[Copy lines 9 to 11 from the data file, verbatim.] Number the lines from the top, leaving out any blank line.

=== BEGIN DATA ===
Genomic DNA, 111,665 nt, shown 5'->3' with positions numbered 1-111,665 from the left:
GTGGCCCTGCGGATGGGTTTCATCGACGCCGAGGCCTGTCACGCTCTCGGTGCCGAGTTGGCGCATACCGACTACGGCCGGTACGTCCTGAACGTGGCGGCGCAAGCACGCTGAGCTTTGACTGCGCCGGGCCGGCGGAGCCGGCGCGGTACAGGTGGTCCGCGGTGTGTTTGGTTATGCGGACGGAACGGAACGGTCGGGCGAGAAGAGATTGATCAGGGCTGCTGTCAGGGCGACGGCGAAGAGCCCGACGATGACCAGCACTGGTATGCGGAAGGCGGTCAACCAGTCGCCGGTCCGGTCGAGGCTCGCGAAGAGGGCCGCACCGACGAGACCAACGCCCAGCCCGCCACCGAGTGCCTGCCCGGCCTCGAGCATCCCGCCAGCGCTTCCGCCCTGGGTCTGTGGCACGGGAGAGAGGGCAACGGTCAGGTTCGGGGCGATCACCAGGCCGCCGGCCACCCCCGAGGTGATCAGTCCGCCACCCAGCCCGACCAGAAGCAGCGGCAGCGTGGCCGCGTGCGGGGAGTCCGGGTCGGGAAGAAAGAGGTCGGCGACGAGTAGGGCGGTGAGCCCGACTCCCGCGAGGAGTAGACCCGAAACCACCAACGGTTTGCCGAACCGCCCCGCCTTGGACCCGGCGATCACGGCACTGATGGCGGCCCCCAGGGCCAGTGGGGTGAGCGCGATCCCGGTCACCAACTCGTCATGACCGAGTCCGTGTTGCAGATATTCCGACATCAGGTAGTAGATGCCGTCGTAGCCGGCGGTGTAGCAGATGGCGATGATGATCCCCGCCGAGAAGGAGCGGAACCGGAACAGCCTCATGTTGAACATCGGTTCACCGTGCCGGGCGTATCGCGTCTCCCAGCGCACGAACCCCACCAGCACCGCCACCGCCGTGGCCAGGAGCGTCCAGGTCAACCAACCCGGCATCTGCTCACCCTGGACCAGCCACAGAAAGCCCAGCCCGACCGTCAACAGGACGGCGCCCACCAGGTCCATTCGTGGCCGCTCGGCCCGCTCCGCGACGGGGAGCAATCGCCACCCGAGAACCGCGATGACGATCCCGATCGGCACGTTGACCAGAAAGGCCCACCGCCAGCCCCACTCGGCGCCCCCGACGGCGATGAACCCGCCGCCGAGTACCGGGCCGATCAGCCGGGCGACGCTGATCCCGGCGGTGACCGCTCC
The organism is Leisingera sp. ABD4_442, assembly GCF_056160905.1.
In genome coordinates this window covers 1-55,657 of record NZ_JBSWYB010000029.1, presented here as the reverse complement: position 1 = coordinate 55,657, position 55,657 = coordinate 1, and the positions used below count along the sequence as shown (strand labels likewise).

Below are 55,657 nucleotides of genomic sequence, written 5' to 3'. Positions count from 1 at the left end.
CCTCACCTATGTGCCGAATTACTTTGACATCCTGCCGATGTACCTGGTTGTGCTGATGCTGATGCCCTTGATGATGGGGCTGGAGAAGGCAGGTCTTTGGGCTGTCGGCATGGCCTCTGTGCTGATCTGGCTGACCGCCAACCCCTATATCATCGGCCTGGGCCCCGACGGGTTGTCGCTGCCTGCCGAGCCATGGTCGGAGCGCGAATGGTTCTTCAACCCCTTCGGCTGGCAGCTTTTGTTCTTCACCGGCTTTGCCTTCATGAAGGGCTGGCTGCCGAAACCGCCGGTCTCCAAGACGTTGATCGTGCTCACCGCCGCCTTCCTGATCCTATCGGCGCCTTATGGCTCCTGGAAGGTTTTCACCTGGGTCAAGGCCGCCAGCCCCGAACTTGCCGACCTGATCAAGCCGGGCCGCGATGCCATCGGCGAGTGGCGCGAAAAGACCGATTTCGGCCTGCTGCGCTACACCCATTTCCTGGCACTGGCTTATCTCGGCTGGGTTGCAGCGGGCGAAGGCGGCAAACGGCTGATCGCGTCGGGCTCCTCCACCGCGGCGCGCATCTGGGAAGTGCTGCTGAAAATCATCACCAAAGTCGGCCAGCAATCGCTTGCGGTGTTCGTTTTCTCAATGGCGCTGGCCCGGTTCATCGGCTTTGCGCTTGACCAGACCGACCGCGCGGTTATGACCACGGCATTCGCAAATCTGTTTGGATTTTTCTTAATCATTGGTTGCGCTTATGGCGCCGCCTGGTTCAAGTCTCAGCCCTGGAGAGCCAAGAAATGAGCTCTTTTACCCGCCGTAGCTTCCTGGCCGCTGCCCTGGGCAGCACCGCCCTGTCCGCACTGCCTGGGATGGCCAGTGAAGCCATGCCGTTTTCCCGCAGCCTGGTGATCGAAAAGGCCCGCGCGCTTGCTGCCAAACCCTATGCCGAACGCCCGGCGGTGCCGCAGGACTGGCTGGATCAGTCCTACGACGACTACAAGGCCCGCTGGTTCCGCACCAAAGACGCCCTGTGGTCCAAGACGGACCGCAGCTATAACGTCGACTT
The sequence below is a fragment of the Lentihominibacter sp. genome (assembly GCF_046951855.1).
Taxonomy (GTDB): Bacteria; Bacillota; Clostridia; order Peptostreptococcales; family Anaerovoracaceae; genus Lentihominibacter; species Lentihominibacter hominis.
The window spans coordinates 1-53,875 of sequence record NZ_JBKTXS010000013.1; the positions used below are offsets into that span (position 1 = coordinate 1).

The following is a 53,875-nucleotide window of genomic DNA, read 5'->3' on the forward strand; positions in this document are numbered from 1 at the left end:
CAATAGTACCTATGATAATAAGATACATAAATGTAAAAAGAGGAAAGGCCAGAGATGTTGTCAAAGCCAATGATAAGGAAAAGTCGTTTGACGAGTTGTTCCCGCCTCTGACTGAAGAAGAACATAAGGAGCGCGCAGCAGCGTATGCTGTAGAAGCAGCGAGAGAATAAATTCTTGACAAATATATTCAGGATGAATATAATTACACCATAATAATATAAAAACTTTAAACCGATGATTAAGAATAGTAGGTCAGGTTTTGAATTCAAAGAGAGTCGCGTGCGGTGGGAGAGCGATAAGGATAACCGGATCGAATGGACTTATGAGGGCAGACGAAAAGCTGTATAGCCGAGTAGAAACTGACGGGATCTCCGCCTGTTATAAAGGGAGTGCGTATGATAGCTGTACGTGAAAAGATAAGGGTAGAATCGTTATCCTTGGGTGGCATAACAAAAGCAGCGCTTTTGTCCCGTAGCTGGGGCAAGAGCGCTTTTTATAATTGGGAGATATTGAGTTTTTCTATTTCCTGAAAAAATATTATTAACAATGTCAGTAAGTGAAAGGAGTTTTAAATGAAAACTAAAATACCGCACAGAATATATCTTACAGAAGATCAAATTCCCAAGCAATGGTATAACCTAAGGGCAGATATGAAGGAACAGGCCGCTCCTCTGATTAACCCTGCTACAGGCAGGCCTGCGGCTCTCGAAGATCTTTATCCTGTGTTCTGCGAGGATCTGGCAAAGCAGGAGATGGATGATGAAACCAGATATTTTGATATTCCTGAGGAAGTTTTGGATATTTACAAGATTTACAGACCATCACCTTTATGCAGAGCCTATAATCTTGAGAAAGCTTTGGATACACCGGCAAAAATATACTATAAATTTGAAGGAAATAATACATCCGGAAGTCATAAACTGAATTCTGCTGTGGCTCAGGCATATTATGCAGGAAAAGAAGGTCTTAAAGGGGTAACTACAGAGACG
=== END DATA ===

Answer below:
The window spans coordinates 1-53,875 of sequence record NZ_JBKTXS010000013.1; the positions used below are offsets into that span (position 1 = coordinate 1).

The following is a 53,875-nucleotide window of genomic DNA, read 5'->3' on the forward strand; positions in this document are numbered from 1 at the left end:
CAATAGTACCTATGATAATAAGATACATAAATGTAAAAAGAGGAAAGGCCAGAGATGTTGTCAAAGCCAATGATAAGGAAAAGTCGTTTGACGAGTTGTTCCCGCCTCTGACTGAAGAAGAACATAAGGAGCGCGCAGCAGCGTATGCTGTAGAAGCAGCGAGAGAATAAATTCTTGACAAATATATTCAGGATGAATATAATTACACCATAATAATATAAAAACTTTAAACCGATGATTAAGAATAGTAGGTCAGGTTTTGAATTCAAAGAGAGTCGCGTGCGGTGGGAGAGCGATAAGGATAACCGGATCGAATGGACTTATGAGGGCAGACGAAAAGCTGTATAGCCGAGTAGAAACTGACGGGATCTCCGCCTGTTATAAAGGGAGTGCGTATGATAGCTGTACGTGAAAAGATAAGGGTAGAATCGTTATCCTTGGGTGGCATAACAAAAGCAGCGCTTTTGTCCCGTAGCTGGGGCAAGAGCGCTTTTTATAATTGGGAGATATTGAGTTTTTCTATTTCCTGAAAAAATATTATTAACAATGTCAGTAAGTGAAAGGAGTTTTAAATGAAAACTAAAATACCGCACAGAATATATCTTACAGAAGATCAAATTCCCAAGCAATGGTATAACCTAAGGGCAGATATGAAGGAACAGGCCGCTCCTCTGATTAACCCTGCTACAGGCAGGCCTGCGGCTCTCGAAGATCTTTATCCTGTGTTCTGCGAGGATCTGGCAAAGCAGGAGATGGATGATGAAACCAGATATTTTGATATTCCTGAGGAAGTTTTGGATATTTACAAGATTTACAGACCATCACCTTTATGCAGAGCCTATAATCTTGAGAAAGCTTTGGATACACCGGCAAAAATATACTATAAATTTGAAGGAAATAATACATCCGGAAGTCATAAACTGAATTCTGCTGTGGCTCAGGCATATTATGCAGGAAAAGAAGGTCTTAAAGGGGTAACTACAGAGACG